Konstantin Konstantinovich Ivanov initially received art instruction from his father, the noted graphic artist Konstantin L. Ivanov. Formal instruction began for Konstantin Konstantinovich as early as 1933 when he attended an art school in Leningrad. It was from that point that he dedicated his life to graphic design. During World War II, Ivanov worked on the front line while contributing to posters produced by the TASS (Telegraph Agency of the Soviet Union) Studios.
Iskra Revolutsii was a Moscow printer that was also known as the 15th Iskra Revolutsii Typography Workshop when it was under the printing trust Soiuzpoligrafprom (All-Union Association of Printing Enterprises) and handling jobs for Glavizdat (Main Administration of Publishing Houses, Printing Industry and Book Trade). In addition, Iskra Revolutsii was subsequently under Glavpoligrafizdat (Main Administration for Matters of Polygraphic Industry Publishing and Book Selling), a trust created in 1949 to oversee printing, publishing and book selling in the USSR. Glavpoligrafizdat supplanted OGIZ (Association of State Book and Magazine Publishers) as the USSR’s main publishing entity in the post-World War II era.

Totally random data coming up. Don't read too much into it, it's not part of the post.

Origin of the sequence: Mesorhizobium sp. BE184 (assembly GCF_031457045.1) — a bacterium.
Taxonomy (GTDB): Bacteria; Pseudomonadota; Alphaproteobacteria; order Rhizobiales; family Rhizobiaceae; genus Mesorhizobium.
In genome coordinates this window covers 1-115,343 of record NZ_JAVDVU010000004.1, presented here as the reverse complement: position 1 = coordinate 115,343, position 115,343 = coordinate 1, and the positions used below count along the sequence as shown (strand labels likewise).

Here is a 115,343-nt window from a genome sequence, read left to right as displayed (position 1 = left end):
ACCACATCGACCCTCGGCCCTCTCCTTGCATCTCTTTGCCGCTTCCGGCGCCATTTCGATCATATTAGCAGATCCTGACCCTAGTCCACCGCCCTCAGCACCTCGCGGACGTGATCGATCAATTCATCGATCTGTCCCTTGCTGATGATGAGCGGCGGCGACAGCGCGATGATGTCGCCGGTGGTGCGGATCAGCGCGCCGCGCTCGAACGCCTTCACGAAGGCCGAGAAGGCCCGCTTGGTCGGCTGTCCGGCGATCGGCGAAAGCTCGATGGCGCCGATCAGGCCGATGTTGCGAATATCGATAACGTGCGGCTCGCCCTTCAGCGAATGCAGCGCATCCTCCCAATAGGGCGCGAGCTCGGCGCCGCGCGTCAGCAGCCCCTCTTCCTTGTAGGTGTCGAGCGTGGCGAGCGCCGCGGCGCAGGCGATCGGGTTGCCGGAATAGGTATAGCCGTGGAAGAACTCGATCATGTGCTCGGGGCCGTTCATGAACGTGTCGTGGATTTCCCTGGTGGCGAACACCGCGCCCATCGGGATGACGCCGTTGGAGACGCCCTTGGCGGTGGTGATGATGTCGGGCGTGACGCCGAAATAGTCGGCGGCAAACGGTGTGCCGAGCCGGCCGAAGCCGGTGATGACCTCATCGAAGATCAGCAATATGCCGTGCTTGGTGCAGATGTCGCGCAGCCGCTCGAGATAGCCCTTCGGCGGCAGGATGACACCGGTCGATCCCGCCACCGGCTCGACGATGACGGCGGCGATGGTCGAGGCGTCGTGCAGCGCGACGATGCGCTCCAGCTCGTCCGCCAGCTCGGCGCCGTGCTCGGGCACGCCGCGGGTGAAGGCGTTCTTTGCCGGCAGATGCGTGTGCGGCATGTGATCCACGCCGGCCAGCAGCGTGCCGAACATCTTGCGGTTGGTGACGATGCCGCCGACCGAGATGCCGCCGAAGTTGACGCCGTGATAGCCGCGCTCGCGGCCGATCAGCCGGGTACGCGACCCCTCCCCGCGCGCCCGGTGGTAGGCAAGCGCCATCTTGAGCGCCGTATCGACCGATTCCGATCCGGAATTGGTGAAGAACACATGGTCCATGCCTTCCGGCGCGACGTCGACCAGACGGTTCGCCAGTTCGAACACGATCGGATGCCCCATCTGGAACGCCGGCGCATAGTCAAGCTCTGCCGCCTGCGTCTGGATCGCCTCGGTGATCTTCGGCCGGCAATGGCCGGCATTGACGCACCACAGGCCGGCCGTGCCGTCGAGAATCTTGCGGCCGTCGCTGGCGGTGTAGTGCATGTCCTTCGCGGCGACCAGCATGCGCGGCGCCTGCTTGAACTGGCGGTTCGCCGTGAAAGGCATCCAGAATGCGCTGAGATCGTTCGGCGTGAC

Iskusstvo was the Art Publishing House (A.K.A. Visual Arts Publishing) that was created in 1936 from Ogiz-Izogiz (State Art and Literature Publishing House). It disseminated books and journals dealing with graphic design and the fine arts, and it issued numerous posters. Since the Iskusstvo banner was part of the State Printing Works in Leningrad (St. Petersburg) and Moscow, its two main offices were located in those two cities.